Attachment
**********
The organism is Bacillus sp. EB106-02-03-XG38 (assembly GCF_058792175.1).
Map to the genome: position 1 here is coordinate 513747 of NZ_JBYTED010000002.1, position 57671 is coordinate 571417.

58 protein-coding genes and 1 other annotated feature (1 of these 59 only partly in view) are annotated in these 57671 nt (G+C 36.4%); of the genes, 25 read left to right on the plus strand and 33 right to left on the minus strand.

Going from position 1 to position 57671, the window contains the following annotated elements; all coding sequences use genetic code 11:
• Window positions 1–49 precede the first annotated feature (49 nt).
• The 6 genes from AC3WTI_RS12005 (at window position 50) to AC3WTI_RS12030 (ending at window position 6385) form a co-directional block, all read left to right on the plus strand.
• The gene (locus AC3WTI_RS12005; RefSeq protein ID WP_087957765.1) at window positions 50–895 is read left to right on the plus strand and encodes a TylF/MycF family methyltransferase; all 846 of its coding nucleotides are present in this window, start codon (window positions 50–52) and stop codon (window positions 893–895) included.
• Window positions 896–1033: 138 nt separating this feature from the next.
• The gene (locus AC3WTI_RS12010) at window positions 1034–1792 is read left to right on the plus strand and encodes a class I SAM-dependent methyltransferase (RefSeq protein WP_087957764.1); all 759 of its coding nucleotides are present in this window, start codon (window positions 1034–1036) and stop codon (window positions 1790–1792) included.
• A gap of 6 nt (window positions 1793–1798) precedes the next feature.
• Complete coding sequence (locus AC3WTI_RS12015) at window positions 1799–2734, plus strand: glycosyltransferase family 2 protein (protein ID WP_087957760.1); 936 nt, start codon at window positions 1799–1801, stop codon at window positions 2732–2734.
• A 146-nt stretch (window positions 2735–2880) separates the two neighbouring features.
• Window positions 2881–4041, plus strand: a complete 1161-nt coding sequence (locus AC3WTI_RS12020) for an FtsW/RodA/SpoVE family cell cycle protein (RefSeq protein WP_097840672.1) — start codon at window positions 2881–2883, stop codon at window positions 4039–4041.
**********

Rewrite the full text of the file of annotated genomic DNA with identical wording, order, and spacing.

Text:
The organism is Bacillus sp. EB106-02-03-XG38 (assembly GCF_058792175.1).
Map to the genome: position 1 here is coordinate 513747 of NZ_JBYTED010000002.1, position 57671 is coordinate 571417.

58 protein-coding genes and 1 other annotated feature (1 of these 59 only partly in view) are annotated in these 57671 nt (G+C 36.4%); of the genes, 25 read left to right on the plus strand and 33 right to left on the minus strand.

Going from position 1 to position 57671, the window contains the following annotated elements; all coding sequences use genetic code 11:
• Window positions 1–49 precede the first annotated feature (49 nt).
• The 6 genes from AC3WTI_RS12005 (at window position 50) to AC3WTI_RS12030 (ending at window position 6385) form a co-directional block, all read left to right on the plus strand.
• The gene (locus AC3WTI_RS12005; RefSeq protein ID WP_087957765.1) at window positions 50–895 is read left to right on the plus strand and encodes a TylF/MycF family methyltransferase; all 846 of its coding nucleotides are present in this window, start codon (window positions 50–52) and stop codon (window positions 893–895) included.
• Window positions 896–1033: 138 nt separating this feature from the next.
• The gene (locus AC3WTI_RS12010) at window positions 1034–1792 is read left to right on the plus strand and encodes a class I SAM-dependent methyltransferase (RefSeq protein WP_087957764.1); all 759 of its coding nucleotides are present in this window, start codon (window positions 1034–1036) and stop codon (window positions 1790–1792) included.
• A gap of 6 nt (window positions 1793–1798) precedes the next feature.
• Complete coding sequence (locus AC3WTI_RS12015) at window positions 1799–2734, plus strand: glycosyltransferase family 2 protein (protein ID WP_087957760.1); 936 nt, start codon at window positions 1799–1801, stop codon at window positions 2732–2734.
• A 146-nt stretch (window positions 2735–2880) separates the two neighbouring features.
• Window positions 2881–4041, plus strand: a complete 1161-nt coding sequence (locus AC3WTI_RS12020) for an FtsW/RodA/SpoVE family cell cycle protein (RefSeq protein WP_097840672.1) — start codon at window positions 2881–2883, stop codon at window positions 4039–4041.